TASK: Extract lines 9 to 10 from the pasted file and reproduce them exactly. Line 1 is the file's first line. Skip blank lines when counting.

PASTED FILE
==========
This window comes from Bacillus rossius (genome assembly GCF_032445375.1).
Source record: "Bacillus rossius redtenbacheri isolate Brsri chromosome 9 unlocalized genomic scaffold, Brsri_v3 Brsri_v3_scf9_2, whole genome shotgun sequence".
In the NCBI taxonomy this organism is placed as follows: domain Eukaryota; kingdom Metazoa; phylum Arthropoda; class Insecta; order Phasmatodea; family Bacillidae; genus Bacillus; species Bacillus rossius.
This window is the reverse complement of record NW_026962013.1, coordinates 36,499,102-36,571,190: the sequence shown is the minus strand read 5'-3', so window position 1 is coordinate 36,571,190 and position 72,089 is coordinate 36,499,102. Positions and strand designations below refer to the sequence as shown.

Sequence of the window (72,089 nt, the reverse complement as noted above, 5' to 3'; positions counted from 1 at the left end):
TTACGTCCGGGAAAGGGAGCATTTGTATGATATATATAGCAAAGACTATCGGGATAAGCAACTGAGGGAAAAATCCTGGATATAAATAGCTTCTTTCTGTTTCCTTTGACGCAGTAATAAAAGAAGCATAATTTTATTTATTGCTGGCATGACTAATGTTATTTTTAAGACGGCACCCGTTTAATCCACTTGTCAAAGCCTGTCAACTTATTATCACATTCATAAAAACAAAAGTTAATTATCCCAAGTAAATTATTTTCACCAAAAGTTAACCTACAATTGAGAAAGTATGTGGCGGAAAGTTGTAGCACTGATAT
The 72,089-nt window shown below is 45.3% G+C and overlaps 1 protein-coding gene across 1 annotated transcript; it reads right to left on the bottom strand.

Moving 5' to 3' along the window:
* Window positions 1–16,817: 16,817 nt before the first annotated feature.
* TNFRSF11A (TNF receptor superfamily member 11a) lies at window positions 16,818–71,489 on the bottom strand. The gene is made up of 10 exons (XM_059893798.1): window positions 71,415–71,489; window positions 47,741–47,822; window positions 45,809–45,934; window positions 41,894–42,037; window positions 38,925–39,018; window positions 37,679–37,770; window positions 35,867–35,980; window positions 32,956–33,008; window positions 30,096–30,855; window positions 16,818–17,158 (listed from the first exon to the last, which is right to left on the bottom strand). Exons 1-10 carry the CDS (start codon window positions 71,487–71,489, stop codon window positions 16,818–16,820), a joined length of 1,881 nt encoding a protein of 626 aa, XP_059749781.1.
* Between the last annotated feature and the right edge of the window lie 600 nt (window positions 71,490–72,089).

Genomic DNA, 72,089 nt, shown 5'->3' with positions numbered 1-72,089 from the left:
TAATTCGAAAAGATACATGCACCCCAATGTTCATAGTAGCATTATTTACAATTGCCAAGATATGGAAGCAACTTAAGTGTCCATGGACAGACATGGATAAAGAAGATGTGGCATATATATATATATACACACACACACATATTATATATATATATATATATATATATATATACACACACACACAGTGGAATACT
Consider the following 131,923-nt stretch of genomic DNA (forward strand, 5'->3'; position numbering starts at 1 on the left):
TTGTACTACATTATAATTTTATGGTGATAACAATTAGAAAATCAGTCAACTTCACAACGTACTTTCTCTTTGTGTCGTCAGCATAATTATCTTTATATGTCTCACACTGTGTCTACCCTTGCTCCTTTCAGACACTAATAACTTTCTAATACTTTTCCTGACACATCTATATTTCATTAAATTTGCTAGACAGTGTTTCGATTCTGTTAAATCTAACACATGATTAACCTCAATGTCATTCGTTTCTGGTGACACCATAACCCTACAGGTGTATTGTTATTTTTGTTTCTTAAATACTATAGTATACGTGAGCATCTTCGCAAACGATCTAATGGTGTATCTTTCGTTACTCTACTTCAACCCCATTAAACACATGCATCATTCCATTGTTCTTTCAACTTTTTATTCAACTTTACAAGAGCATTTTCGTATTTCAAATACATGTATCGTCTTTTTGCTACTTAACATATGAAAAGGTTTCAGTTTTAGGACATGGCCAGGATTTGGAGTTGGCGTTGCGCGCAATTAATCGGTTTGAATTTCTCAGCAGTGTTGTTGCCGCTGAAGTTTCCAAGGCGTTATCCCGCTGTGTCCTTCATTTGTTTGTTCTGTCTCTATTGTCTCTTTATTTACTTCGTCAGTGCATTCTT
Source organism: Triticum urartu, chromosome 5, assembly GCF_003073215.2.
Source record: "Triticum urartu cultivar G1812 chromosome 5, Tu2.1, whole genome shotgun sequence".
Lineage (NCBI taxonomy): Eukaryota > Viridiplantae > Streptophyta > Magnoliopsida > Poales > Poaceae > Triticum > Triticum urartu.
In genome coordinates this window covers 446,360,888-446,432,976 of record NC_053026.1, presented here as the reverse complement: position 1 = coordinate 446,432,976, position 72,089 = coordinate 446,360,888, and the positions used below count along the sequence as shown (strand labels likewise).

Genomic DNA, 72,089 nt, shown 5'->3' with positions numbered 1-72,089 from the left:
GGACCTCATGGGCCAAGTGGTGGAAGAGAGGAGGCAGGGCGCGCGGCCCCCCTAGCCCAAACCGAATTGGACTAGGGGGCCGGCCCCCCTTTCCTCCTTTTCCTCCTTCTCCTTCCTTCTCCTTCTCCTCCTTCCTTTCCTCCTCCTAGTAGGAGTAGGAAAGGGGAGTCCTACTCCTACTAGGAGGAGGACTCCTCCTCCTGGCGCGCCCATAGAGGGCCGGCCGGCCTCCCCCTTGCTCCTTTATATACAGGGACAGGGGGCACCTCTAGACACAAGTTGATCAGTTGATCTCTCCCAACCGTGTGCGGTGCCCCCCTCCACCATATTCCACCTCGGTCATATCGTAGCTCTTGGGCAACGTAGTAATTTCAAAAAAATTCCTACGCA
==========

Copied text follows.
* Window positions 1–16,817: 16,817 nt before the first annotated feature.
* TNFRSF11A (TNF receptor superfamily member 11a) lies at window positions 16,818–71,489 on the bottom strand. The gene is made up of 10 exons (XM_059893798.1): window positions 71,415–71,489; window positions 47,741–47,822; window positions 45,809–45,934; window positions 41,894–42,037; window positions 38,925–39,018; window positions 37,679–37,770; window positions 35,867–35,980; window positions 32,956–33,008; window positions 30,096–30,855; window positions 16,818–17,158 (listed from the first exon to the last, which is right to left on the bottom strand). Exons 1-10 carry the CDS (start codon window positions 71,487–71,489, stop codon window positions 16,818–16,820), a joined length of 1,881 nt encoding a protein of 626 aa, XP_059749781.1.